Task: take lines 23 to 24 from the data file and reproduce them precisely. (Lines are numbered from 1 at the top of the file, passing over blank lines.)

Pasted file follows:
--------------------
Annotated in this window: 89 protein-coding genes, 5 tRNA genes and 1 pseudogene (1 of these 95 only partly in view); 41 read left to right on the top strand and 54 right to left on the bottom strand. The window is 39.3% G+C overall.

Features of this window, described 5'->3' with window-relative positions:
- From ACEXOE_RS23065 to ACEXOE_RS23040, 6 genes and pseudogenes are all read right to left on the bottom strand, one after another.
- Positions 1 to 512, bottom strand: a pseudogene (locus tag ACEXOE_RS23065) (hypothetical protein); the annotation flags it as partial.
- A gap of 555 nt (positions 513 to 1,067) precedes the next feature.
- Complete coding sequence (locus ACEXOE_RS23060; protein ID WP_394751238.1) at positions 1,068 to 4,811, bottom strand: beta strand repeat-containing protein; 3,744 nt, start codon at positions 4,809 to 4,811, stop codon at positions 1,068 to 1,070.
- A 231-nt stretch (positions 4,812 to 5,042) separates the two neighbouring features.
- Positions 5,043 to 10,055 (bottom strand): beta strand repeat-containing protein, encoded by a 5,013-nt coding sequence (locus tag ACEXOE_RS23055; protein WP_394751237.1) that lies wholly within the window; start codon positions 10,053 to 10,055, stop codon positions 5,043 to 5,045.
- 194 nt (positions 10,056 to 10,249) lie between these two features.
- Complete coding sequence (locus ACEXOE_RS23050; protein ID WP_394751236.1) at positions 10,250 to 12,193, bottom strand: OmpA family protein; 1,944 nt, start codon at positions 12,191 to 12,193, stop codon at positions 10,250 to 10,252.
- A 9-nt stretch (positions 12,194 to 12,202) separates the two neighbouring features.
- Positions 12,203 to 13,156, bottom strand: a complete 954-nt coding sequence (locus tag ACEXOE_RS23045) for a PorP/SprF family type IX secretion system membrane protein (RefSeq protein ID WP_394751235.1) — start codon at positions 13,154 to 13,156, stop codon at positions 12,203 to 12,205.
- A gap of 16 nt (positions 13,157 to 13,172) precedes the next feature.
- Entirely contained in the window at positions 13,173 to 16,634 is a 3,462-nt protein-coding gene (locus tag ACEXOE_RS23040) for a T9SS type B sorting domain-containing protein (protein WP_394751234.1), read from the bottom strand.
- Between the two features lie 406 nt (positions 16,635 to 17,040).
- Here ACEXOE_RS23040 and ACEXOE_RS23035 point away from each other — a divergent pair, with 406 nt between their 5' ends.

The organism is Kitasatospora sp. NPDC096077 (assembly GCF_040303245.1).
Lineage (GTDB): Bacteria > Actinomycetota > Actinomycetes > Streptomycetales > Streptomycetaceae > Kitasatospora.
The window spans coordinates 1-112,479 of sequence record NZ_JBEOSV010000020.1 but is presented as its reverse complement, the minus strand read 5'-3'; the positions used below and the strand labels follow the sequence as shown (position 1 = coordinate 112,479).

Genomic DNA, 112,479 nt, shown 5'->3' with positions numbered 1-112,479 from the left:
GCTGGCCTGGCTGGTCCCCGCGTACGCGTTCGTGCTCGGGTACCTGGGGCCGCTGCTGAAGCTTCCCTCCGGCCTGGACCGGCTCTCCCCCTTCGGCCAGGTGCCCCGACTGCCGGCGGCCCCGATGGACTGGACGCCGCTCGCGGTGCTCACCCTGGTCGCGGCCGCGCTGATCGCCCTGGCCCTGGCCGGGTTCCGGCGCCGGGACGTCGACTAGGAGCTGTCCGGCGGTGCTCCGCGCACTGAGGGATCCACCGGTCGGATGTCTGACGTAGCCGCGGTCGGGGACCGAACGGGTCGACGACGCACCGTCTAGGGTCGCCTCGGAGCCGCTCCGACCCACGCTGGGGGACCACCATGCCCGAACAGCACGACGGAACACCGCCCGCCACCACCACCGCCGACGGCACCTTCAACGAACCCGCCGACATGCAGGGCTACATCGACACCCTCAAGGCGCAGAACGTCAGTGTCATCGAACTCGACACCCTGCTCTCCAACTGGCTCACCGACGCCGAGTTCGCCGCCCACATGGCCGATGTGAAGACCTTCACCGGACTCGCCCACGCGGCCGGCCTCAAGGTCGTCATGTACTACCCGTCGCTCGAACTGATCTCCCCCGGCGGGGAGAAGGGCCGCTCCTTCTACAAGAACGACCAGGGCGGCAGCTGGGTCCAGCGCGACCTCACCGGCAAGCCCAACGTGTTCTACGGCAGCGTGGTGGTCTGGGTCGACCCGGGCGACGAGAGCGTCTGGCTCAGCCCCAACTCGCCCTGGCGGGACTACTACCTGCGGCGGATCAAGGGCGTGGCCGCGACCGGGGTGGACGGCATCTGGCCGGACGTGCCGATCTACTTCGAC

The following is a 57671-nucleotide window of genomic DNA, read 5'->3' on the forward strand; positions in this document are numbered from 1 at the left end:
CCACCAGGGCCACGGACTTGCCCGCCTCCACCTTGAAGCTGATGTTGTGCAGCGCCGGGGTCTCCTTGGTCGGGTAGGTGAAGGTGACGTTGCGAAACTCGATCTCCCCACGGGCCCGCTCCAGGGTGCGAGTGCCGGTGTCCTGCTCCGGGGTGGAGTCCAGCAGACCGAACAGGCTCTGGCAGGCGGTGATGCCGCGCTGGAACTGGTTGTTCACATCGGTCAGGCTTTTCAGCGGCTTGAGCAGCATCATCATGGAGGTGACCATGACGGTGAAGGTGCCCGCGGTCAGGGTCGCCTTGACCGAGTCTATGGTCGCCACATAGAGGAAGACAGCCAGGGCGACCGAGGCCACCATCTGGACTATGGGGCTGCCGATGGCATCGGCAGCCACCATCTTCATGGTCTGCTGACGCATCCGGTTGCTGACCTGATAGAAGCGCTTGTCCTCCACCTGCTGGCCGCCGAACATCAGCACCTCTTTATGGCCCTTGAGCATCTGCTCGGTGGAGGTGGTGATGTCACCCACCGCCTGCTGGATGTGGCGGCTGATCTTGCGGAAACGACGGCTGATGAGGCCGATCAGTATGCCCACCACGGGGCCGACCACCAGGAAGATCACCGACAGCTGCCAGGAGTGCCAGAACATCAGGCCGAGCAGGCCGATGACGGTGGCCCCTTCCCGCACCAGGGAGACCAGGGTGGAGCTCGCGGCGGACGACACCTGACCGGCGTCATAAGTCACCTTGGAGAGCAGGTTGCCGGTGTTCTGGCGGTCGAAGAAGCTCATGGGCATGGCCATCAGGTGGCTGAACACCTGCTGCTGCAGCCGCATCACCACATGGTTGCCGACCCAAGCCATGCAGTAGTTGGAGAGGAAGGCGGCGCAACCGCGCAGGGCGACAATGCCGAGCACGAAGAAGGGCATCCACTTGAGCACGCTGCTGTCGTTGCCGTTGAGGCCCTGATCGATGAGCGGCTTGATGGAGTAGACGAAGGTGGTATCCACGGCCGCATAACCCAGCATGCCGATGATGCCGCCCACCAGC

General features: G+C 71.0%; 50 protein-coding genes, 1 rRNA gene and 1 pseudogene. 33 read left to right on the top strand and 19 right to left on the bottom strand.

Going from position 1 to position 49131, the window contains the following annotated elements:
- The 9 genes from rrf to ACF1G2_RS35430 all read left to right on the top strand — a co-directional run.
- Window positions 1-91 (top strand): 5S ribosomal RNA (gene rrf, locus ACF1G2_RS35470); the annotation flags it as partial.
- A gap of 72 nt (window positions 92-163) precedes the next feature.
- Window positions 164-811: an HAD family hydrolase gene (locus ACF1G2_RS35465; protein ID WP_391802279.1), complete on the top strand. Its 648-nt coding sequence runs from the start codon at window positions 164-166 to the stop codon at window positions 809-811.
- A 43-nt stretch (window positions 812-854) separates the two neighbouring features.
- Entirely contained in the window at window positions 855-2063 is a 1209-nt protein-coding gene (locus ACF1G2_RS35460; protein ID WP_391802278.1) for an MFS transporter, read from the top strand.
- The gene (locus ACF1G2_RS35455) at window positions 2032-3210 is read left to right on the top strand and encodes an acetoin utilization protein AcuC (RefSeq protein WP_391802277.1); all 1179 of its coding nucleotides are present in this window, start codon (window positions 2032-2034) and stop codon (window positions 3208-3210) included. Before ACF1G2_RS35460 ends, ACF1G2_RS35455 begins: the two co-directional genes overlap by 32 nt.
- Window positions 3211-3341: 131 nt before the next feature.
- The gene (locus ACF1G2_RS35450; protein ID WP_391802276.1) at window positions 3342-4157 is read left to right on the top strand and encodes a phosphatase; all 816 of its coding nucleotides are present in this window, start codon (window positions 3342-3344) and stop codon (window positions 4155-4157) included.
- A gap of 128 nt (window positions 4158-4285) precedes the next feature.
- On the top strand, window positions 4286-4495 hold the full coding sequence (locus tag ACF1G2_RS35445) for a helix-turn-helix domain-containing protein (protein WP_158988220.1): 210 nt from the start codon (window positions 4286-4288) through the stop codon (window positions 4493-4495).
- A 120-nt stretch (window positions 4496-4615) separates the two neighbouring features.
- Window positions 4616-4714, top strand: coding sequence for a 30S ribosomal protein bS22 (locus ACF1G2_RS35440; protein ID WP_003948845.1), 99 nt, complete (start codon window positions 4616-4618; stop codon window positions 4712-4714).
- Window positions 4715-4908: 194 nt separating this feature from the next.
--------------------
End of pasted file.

CCACCAGGGCCACGGACTTGCCCGCCTCCACCTTGAAGCTGATGTTGTGCAGCGCCGGGGTCTCCTTGGTCGGGTAGGTGAAGGTGACGTTGCGAAACTCGATCTCCCCACGGGCCCGCTCCAGGGTGCGAGTGCCGGTGTCCTGCTCCGGGGTGGAGTCCAGCAGACCGAACAGGCTCTGGCAGGCGGTGATGCCGCGCTGGAACTGGTTGTTCACATCGGTCAGGCTTTTCAGCGGCTTGAGCAGCATCATCATGGAGGTGACCATGACGGTGAAGGTGCCCGCGGTCAGGGTCGCCTTGACCGAGTCTATGGTCGCCACATAGAGGAAGACAGCCAGGGCGACCGAGGCCACCATCTGGACTATGGGGCTGCCGATGGCATCGGCAGCCACCATCTTCATGGTCTGCTGACGCATCCGGTTGCTGACCTGATAGAAGCGCTTGTCCTCCACCTGCTGGCCGCCGAACATCAGCACCTCTTTATGGCCCTTGAGCATCTGCTCGGTGGAGGTGGTGATGTCACCCACCGCCTGCTGGATGTGGCGGCTGATCTTGCGGAAACGACGGCTGATGAGGCCGATCAGTATGCCCACCACGGGGCCGACCACCAGGAAGATCACCGACAGCTGCCAGGAGTGCCAGAACATCAGGCCGAGCAGGCCGATGACGGTGGCCCCTTCCCGCACCAGGGAGACCAGGGTGGAGCTCGCGGCGGACGACACCTGACCGGCGTCATAAGTCACCTTGGAGAGCAGGTTGCCGGTGTTCTGGCGGTCGAAGAAGCTCATGGGCATGGCCATCAGGTGGCTGAACACCTGCTGCTGCAGCCGCATCACCACATGGTTGCCGACCCAAGCCATGCAGTAGTTGGAGAGGAAGGCGGCGCAACCGCGCAGGGCGACAATGCCGAGCACGAAGAAGGGCATCCACTTGAGCACGCTGCTGTCGTTGCCGTTGAGGCCCTGATCGATGAGCGGCTTGATGGAGTAGACGAAGGTGGTATCCACGGCCGCATAACCCAGCATGCCGATGATGCCGCCCACCAGC

General features: G+C 71.0%; 50 protein-coding genes, 1 rRNA gene and 1 pseudogene. 33 read left to right on the top strand and 19 right to left on the bottom strand.